Debating the Fate of Iraq's New Constitution

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Madeleine Brand speaks with Safwat Rashid, an Iraqi Kurd and a former elections commissioner, about the debate over the language of the draft Iraqi constitution, due Monday at midnight. The panel drawing up the document missed last week's deadline and reportedly have been at odds over the role of Islam and women's rights in a new government.


With us now also from Baghdad is Safwat Rashid. He's a Kurd and a member of the Iraqi electoral commission, which organized the historic elections back in January.

And, Mr. Rashid, welcome back to DAY TO DAY.

Mr. SAFWAT RASHID (Member of Iraqi Electoral Commission): Thank you.

BRAND: Now after those elections in January, there was great euphoria after the large participation in those elections. Now deep divisions exist between Iraqi Sunnis, Kurds and Shiites. Are you disappointed that in those months, there has been this deep political divide?

Mr. RASHID: Well, as you know, Iraq has multiple ethnic, religious, sectarian groups and they have been living together for hundred of years. I think that it is very normal for each group to demands; for Kurds, for the natural rights, for the religious group.

BRAND: The Kurds preside over the oil-rich northern part of the country, and that has been a source of contention amongst the Sunnis in the south. What are the Kurds willing to give up in exchange for national unity?

Mr. RASHID: Actually, the Kurds have been asking to share in power and also in the wealth of the money. And starting this argument by saying that as a unique or separate ethnic group, they have all the rights of self-determination, that means to create an independent state of their own. But they are waiving that to settle down in a federal state and to share with the other ethnic and religious groups the future of Iraq.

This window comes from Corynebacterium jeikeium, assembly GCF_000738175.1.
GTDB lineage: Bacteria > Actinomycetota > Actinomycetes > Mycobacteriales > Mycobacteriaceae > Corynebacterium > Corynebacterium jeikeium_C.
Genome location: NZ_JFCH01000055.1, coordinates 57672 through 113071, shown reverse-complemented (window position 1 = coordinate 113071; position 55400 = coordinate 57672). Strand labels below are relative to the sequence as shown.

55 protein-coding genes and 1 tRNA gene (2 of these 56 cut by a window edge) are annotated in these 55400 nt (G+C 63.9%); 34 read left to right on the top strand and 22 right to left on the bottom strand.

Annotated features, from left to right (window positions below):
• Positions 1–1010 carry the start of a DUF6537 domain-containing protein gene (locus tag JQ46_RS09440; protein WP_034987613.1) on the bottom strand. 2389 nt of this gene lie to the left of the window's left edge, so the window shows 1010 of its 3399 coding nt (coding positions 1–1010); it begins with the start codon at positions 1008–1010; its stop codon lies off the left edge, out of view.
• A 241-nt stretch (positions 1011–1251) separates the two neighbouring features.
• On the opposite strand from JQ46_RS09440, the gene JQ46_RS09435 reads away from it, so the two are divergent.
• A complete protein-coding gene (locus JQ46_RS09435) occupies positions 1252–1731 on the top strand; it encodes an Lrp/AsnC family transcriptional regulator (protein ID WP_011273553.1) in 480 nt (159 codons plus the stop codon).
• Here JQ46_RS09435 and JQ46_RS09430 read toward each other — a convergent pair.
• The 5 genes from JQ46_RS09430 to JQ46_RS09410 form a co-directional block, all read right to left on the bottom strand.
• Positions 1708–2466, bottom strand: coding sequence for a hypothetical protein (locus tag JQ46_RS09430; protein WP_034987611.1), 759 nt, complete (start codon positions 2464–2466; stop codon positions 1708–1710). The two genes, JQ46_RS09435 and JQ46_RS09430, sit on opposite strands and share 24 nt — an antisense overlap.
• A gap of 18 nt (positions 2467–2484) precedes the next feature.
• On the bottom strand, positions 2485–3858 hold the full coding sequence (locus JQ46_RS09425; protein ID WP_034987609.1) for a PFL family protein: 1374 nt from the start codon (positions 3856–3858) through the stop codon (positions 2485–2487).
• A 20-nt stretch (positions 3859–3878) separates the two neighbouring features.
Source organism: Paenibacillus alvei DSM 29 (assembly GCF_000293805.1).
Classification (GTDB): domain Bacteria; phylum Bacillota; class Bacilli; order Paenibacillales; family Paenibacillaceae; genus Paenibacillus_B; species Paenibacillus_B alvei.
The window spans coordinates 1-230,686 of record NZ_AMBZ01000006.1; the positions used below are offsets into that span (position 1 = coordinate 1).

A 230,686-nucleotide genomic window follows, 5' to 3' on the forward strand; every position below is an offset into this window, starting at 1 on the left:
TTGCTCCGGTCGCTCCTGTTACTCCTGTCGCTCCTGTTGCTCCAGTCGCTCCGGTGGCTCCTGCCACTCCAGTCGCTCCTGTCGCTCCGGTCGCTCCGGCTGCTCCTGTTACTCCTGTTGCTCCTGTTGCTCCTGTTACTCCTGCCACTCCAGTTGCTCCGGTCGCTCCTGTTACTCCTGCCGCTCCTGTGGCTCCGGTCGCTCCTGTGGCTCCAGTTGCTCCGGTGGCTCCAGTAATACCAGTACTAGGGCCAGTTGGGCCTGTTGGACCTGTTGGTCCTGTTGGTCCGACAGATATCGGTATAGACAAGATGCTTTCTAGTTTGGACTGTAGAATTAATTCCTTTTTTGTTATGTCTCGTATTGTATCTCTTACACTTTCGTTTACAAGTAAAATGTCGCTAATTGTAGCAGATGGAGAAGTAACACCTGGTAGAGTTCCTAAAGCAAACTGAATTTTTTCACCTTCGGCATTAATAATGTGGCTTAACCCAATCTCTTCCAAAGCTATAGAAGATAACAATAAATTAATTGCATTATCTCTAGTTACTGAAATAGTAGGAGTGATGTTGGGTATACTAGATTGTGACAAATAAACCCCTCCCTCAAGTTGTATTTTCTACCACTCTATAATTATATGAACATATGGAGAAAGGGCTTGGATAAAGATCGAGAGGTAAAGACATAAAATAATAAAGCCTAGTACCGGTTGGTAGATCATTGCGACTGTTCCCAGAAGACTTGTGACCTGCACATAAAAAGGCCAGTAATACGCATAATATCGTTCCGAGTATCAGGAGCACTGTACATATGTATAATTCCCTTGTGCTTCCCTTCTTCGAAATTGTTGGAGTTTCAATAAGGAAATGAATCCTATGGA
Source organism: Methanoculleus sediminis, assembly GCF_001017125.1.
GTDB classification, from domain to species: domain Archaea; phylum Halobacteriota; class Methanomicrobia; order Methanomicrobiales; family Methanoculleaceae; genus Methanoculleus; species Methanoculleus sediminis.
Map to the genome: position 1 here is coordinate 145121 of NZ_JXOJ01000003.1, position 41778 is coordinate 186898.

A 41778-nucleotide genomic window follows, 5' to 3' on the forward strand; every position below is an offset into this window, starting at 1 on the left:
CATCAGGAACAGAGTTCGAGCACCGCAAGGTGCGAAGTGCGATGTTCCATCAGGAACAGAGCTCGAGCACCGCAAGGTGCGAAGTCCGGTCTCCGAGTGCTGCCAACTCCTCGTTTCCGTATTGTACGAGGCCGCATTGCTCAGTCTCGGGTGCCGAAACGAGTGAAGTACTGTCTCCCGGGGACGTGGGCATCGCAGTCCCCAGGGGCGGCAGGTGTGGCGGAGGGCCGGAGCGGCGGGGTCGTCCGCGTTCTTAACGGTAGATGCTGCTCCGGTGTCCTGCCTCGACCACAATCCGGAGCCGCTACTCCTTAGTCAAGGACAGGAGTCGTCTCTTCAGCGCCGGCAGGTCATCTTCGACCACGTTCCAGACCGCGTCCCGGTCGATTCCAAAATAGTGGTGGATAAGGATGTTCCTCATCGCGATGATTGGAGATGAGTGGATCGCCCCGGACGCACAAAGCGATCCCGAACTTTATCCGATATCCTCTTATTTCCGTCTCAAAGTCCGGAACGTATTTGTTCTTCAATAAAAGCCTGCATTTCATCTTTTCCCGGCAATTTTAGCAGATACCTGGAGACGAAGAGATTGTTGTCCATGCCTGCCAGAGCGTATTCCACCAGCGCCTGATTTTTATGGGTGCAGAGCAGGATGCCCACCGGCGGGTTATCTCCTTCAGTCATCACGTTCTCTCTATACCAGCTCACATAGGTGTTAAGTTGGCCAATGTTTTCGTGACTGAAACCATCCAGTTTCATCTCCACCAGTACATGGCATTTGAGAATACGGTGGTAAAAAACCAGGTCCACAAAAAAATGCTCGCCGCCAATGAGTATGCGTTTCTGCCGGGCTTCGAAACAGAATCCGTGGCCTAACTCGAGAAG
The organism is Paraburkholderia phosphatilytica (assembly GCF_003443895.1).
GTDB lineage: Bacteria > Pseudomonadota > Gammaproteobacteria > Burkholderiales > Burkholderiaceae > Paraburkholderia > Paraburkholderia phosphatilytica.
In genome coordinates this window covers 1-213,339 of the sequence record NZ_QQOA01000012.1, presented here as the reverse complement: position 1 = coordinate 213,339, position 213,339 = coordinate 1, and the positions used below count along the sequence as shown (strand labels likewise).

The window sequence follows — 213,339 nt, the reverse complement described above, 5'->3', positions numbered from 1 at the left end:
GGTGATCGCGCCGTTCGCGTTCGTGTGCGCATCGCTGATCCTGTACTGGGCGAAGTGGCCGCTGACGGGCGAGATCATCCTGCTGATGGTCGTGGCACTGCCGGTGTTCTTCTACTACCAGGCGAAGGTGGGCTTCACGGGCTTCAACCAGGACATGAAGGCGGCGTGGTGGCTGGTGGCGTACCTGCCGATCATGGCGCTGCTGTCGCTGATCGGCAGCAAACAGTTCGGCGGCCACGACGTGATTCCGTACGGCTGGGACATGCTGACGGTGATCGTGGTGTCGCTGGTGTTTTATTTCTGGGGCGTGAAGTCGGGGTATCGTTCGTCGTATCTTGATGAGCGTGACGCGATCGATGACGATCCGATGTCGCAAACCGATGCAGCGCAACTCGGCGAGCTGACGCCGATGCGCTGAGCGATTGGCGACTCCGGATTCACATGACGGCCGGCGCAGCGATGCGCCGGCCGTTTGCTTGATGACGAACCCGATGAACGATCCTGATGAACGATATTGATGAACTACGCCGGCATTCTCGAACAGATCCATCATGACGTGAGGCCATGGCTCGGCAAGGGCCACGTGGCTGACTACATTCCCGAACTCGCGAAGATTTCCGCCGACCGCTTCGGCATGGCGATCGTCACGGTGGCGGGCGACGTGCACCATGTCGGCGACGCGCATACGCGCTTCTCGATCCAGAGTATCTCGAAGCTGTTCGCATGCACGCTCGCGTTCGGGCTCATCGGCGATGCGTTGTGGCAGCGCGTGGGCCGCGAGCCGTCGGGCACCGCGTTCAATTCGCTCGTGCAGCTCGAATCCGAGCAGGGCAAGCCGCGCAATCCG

BRAND: So they are waiving their rights, you're saying, to an independent state?

Mr. RASHID: For the time being, yes, they are doing that.

BRAND: Some people are saying that Iraq is in the midst of a civil war. Do you agree?

Mr. RASHID: No, I don't agree. And I think even if they failed to reach an agreement necessarily today on the constitution, and even if the National Assembly to be dissolved, that wouldn't mean necessarily a civil war because they have seen a lot of wars and now they have wisdom enough to give themselves more time for negotiations and to get in turn with each other.

BRAND: Safwat Rashid is a Kurd and a member of the Iraqi electoral commission, which organized last January's democratic elections. He spoke to us from Baghdad.

And, Mr. Rashid, thank you very much for joining us.

Mr. RASHID: Thank you.

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